Our solar electric system is up and running! This project was months (years?) in the making so it's almost unbelievable to see it completed. We can't talk about the panels without thanking the Connecticut Farm Energy Program for their assistance with the grant application. We applied for a USDA REAP (Rural Energy for America Program) Grant, and would've been lost in the paperwork if not for the invaluable guidance of CFEP.
We wanted to install solar panels on the farm for a couple of reasons: one being to cut down our electricity costs. More importantly, though, we wanted to switch to a renewable source of energy. We're constantly trying to improve the sustainability of the farm and this is an important part of that. Just as we collect manure and spent bedding to compost and then fertilize our fields with, it seems right to harness the sun that shines on the farm and use it to power the well, run heat lamps for the piglets......
Speaking of piglets.
Our pot-bellied mama had a litter of piglets last night. Unfortunately, she was completely disinterested in them, and without her motherly grunting the piglets couldn't figure out where to go to nurse. We decided to hand-rear this group, and by we, I mean Kelley had them in a laundry basket next to her bed overnight, and currently has them in a makeshift cardboard crib next to her desk at work. They need to be fed every 2 hours for the first few days, so for now they'll be her sidekicks until their feedings can be stretched out a bit and I can lend a hand.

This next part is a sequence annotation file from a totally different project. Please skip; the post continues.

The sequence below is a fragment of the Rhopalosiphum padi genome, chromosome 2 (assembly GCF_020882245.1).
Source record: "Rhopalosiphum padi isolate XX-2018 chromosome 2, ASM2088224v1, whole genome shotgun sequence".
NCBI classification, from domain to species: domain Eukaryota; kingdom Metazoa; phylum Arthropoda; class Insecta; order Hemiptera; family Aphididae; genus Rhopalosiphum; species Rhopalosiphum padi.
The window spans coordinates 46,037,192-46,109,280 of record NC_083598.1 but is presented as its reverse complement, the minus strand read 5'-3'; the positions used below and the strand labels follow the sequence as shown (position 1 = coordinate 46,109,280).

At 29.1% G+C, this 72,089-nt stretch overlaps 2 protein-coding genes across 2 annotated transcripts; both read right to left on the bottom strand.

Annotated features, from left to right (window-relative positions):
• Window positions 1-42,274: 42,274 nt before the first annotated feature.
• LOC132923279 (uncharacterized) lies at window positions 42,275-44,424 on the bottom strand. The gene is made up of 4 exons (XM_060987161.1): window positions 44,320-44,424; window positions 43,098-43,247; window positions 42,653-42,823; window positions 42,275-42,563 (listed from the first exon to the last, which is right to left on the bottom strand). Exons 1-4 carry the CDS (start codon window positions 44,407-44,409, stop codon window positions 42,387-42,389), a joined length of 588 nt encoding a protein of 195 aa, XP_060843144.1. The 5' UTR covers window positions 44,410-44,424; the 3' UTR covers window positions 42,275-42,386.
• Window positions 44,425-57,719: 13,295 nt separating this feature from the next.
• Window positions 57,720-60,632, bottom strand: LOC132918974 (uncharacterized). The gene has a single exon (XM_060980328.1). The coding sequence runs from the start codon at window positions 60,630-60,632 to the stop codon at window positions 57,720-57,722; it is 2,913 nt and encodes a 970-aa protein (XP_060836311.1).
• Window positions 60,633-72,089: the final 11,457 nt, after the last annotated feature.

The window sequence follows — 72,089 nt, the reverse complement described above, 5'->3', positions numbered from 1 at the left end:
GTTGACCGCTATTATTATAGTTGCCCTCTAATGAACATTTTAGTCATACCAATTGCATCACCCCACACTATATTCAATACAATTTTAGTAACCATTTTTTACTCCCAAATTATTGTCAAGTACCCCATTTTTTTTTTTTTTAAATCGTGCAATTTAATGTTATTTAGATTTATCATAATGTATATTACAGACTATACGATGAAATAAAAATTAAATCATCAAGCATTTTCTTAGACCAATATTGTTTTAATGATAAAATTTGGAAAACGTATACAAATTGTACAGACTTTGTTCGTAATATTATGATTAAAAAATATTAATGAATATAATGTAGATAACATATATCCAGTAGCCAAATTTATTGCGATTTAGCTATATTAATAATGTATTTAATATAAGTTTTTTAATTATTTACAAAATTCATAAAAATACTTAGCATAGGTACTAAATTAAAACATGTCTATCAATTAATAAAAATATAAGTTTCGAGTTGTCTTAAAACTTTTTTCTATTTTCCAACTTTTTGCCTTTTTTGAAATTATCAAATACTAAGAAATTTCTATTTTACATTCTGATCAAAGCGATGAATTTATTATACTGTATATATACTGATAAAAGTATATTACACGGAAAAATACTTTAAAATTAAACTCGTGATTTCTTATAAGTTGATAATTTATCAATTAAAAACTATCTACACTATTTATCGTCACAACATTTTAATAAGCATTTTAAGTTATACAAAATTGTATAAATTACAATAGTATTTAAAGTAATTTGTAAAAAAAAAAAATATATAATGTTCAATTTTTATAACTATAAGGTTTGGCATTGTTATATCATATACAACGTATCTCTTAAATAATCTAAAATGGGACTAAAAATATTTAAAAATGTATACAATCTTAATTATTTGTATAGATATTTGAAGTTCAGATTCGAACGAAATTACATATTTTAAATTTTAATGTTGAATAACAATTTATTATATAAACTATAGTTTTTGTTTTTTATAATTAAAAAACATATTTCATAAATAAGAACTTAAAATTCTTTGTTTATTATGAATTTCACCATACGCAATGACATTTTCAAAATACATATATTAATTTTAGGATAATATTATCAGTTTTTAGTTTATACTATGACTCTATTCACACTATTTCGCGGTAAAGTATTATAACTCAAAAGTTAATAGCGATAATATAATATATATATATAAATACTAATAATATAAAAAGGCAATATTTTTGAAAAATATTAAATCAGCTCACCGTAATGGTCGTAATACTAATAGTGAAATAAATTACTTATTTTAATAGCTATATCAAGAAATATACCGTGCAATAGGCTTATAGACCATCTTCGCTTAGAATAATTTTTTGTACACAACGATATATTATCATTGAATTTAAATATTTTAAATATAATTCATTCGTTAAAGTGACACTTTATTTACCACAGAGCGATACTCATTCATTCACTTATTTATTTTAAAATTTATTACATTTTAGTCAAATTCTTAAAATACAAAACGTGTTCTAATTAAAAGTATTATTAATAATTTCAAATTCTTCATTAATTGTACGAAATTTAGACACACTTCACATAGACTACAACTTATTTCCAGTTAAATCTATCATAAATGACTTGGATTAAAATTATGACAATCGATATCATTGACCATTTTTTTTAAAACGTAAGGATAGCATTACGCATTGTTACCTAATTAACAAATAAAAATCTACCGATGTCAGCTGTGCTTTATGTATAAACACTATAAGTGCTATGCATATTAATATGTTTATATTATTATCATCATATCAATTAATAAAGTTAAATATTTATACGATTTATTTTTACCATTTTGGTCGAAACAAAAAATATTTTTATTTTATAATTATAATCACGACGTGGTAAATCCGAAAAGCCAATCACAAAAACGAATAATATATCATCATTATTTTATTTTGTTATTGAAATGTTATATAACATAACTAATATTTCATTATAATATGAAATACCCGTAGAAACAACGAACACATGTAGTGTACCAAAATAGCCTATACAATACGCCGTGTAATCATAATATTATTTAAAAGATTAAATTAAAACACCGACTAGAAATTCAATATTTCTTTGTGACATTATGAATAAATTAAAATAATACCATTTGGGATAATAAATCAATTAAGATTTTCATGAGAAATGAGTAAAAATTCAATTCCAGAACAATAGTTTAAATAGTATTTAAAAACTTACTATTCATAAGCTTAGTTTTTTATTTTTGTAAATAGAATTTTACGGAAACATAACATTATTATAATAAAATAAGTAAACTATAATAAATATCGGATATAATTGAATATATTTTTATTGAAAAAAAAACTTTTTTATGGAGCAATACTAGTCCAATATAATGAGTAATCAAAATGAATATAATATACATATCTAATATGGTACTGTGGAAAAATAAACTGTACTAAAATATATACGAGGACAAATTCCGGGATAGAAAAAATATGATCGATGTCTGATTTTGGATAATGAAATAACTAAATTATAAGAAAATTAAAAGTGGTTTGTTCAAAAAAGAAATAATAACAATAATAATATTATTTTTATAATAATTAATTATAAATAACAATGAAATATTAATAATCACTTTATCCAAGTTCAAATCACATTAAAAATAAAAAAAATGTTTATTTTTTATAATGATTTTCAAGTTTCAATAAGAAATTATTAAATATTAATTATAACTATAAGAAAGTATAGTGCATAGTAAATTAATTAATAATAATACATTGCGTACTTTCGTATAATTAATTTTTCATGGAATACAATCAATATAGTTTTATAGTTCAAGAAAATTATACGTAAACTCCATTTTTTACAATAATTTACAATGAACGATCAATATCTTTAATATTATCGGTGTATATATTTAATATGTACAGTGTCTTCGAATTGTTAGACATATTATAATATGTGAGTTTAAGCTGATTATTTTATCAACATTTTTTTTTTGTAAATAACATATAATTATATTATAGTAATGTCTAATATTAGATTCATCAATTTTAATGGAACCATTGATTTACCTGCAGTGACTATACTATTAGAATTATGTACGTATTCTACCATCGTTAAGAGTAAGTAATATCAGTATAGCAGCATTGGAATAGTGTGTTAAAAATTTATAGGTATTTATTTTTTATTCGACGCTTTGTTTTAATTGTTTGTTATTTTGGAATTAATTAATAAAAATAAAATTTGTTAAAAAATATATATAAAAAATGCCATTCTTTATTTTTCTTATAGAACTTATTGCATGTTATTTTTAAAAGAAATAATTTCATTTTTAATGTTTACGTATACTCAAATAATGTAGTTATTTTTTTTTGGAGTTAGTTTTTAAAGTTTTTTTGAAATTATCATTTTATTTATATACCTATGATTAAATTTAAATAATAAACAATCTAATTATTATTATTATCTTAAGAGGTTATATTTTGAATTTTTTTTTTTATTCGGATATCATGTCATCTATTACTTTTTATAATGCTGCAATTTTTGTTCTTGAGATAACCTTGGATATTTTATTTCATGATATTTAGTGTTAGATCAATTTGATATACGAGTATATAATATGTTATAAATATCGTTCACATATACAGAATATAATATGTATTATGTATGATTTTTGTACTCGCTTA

I also wanted to quickly touch on something that John and I saw in the news recently. Within the last year, the Department of Agriculture has relaxed a ban on the importation of Brazilian beef. Brazil is just one of over twenty countries that the US imports beef from. In general, I take issue with such high importation because transporting all of that beef across the world creates a lot of pollution. Brazilian beef is particularly concerning, however, because cattle ranching is the leading cause of deforestation of the Brazilian Amazon rainforest. Rainforests are vital in that they help stabilize the world's climate by absorbing carbon dioxide. Plus, there are 16,000 species of trees and 2.5 MILLION species of insects in the Amazon.
This is why it's so important to know where your food is coming from.
"We don't have to participate in grand, heroic actions to participate in the process of change. Small acts, when multiplied by millions of people, can transform the world." -Howard Zinn
Real food enthusiast following nature's template